When the price impounds so much forward-looking high-growth expectation, inquiry ought to especially focus on strategic concerns (i.e., products, channels, customers and competitors). Nothing visible has eroded Red Hat’s excellent position in software, for the moment: mainstream mindshare has endorsed open-source (e.g., Linux, PHP, mySQL) and subscription-based models. Red Hat dominates the Linux market, itself projected by IDC to grow to almost 40% of the server market within three years. While Red Hat used to be a straighforward 1:1 product:market analysis (Red Hat:Linux server), it is befittingly becoming more complicated by smart management moves; e.g., desktop, international markets, middleware, virtualization.
You can’t much see jBoss’s “unexpected drag” on guided profits from a distance (last three bars are interpolated estimates based on the revised guidance):
What impresses me about the quarter is their continuing cash flow strength; the blue line plots adjusted operating cash flow (removes current account changes) against reported EPS:
Other highlights from the quarterly filing:
* The mix shifted even more to subscriptions and the subscriptions themselves were even more profitable. In light of 84% gross margins and 12% G&A expense (excluding FAS 123R expense), I cannot find any way to fret about a 75 basis point (0.75%) hit introduced by jBoss. Please, talk to me about real problems…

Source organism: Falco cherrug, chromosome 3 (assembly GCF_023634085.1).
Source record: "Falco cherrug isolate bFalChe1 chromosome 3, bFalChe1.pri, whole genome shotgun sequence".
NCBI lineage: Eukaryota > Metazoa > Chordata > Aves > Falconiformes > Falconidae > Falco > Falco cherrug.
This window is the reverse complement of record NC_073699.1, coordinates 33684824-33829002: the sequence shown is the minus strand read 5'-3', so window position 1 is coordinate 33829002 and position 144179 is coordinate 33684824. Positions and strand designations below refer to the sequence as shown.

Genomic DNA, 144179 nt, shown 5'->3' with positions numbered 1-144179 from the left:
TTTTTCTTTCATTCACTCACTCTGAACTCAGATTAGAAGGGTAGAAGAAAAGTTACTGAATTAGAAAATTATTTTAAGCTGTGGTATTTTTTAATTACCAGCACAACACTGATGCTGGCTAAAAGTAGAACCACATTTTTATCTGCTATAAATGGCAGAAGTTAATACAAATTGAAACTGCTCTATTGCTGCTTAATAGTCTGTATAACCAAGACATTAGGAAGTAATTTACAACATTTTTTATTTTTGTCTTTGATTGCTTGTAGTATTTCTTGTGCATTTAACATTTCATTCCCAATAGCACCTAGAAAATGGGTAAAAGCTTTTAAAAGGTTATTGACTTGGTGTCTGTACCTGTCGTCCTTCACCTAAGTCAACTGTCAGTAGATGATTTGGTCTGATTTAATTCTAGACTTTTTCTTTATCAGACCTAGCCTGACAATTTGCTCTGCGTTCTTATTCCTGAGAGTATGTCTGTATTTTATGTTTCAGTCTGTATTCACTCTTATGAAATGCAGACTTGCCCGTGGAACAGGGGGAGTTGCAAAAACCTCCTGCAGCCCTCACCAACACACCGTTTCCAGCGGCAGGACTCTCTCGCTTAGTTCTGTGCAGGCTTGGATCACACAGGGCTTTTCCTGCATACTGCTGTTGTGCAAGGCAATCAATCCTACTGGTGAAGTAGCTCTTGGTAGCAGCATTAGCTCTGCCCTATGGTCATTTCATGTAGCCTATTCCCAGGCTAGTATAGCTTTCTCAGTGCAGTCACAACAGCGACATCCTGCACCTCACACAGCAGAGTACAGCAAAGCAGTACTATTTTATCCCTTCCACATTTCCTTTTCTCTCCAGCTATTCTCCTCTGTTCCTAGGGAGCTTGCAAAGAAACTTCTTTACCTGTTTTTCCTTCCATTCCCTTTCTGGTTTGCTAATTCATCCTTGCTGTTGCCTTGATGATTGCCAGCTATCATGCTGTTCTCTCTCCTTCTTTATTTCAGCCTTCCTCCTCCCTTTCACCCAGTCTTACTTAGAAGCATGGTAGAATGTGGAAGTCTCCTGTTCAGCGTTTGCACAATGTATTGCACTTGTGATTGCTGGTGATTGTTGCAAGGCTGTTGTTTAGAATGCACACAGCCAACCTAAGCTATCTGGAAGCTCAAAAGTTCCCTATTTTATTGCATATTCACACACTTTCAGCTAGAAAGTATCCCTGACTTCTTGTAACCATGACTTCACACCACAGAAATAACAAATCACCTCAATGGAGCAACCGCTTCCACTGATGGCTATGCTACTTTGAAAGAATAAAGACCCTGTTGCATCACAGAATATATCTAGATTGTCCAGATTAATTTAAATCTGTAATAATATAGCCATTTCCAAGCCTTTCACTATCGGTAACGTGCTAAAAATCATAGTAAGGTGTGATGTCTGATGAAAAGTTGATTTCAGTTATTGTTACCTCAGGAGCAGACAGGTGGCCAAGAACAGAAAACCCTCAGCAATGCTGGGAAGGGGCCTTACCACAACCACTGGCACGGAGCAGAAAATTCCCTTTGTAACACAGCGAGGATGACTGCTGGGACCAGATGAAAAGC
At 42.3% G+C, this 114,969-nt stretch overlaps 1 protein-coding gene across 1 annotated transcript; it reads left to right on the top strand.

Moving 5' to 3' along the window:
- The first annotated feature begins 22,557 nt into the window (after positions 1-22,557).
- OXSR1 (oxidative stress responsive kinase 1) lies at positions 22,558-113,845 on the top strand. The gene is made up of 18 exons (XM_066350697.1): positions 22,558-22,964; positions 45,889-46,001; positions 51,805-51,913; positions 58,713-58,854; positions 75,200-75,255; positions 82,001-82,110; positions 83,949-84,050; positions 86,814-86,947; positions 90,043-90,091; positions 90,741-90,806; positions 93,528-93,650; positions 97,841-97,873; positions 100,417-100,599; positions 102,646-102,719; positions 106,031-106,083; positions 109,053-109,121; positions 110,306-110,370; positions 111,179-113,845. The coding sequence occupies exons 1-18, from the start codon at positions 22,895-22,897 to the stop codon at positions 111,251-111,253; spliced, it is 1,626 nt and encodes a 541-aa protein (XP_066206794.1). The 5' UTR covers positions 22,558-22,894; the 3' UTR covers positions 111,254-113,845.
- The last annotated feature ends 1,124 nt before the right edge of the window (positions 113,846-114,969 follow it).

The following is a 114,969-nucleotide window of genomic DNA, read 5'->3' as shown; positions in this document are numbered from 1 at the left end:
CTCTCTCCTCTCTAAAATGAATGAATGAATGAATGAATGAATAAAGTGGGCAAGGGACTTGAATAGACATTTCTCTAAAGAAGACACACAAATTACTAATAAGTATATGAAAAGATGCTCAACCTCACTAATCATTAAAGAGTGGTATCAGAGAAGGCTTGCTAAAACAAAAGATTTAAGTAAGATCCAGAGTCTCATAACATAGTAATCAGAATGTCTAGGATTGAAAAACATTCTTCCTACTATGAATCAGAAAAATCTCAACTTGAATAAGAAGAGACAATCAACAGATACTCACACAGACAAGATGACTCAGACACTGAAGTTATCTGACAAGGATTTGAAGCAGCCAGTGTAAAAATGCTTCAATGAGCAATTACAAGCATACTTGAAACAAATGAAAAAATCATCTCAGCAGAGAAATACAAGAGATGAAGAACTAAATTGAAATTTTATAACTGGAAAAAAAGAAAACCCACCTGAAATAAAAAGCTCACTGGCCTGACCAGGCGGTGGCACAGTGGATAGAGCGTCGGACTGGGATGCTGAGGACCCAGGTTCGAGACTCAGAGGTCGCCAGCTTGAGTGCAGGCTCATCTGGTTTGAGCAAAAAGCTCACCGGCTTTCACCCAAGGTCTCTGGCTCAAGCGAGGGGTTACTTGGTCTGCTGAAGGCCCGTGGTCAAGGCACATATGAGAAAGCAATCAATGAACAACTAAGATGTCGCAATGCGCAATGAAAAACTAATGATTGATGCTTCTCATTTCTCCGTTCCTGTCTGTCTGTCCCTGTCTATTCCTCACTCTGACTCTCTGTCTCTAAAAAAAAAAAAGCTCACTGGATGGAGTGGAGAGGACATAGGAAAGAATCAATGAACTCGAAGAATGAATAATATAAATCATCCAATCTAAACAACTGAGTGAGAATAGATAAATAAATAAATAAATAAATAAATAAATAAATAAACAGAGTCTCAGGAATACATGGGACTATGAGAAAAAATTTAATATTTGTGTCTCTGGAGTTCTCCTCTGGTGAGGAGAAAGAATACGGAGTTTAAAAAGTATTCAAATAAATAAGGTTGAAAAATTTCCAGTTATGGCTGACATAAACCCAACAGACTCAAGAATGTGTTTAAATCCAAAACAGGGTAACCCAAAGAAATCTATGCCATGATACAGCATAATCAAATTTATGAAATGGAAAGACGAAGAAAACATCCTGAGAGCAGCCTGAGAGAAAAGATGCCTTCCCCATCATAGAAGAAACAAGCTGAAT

* Cash and cash-like increased from $800 million to about $930 million
* Revenue outside the Americas (Asia Pacific & EMEA) grew 42% year-over-year
The reason I cannot buy the stock is the valuation. There is a very wide range on the 2007 full year EPS estimate, which is strange only because management basically populated the worksheet on the call. I can find two explanations (since much of the economic model is stable, relative to the typical software company): (1) management is correct that the analyst projections contain many non-GAAP estimates (i.e., without FAS 123R and therfore higher than GAAP) and (2) reasonable people could use divergent values for non-operating income.
If I try to be conservative, I can get to the low end ($0.21 diluted EPS, FY 2007). Here is a back-of-the-envelope: $400 MM revenue x 20% operating margin = $80 MM. Plus conservative $20 million in net non-operating income gets to $100 MM in pre-tax earnings. Minus the $36 MM pretax, non-cash charge for option expense (management estimate) equal $64 million. Remove 37% in paper taxes for about $40 million in GAAP net income. Over about 180 MM diluted shares (nothing fancy, no adjusting for the convertible debenture), that’s about $0.22
But I more naturally get to a somewhere between the low and the average ($0.39 diluted EPS, full fiscal year 2007). The higher numbers only seem possible if you exclude the FAS 123R charge and/or make generous assumptions on non-operating income, or something else I suppose. In short, I love the fundamental prospects of this company, but I can’t talk myself into believing that RHAT has forward P/E of much less than 50x.
RHAT 1-yr chart: